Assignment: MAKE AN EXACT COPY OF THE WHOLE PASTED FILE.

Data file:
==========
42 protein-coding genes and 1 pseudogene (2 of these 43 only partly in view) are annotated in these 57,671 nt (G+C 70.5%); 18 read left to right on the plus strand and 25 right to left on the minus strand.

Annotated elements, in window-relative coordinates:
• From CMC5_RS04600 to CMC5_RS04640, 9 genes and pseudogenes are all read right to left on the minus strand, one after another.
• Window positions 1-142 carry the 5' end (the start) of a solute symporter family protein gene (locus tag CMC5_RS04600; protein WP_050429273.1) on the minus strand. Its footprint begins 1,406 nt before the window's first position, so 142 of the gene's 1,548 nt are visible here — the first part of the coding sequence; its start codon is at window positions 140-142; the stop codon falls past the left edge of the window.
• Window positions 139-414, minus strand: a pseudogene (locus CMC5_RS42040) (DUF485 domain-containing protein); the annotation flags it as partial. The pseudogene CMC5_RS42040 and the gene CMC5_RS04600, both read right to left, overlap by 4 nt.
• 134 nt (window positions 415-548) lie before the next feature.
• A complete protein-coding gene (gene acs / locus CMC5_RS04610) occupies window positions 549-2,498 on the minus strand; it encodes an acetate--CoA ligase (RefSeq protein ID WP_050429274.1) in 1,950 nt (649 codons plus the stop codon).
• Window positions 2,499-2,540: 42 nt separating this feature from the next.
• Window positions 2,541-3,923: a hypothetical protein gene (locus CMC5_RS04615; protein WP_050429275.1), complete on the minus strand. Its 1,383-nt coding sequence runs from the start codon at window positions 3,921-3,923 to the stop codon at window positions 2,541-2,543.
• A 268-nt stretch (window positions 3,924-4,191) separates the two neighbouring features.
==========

42 protein-coding genes and 1 pseudogene (2 of these 43 only partly in view) are annotated in these 57,671 nt (G+C 70.5%); 18 read left to right on the plus strand and 25 right to left on the minus strand.

Annotated elements, in window-relative coordinates:
• From CMC5_RS04600 to CMC5_RS04640, 9 genes and pseudogenes are all read right to left on the minus strand, one after another.
• Window positions 1-142 carry the 5' end (the start) of a solute symporter family protein gene (locus tag CMC5_RS04600; protein WP_050429273.1) on the minus strand. Its footprint begins 1,406 nt before the window's first position, so 142 of the gene's 1,548 nt are visible here — the first part of the coding sequence; its start codon is at window positions 140-142; the stop codon falls past the left edge of the window.
• Window positions 139-414, minus strand: a pseudogene (locus CMC5_RS42040) (DUF485 domain-containing protein); the annotation flags it as partial. The pseudogene CMC5_RS42040 and the gene CMC5_RS04600, both read right to left, overlap by 4 nt.
• 134 nt (window positions 415-548) lie before the next feature.
• A complete protein-coding gene (gene acs / locus CMC5_RS04610) occupies window positions 549-2,498 on the minus strand; it encodes an acetate--CoA ligase (RefSeq protein ID WP_050429274.1) in 1,950 nt (649 codons plus the stop codon).
• Window positions 2,499-2,540: 42 nt separating this feature from the next.
• Window positions 2,541-3,923: a hypothetical protein gene (locus CMC5_RS04615; protein WP_050429275.1), complete on the minus strand. Its 1,383-nt coding sequence runs from the start codon at window positions 3,921-3,923 to the stop codon at window positions 2,541-2,543.
• A 268-nt stretch (window positions 3,924-4,191) separates the two neighbouring features.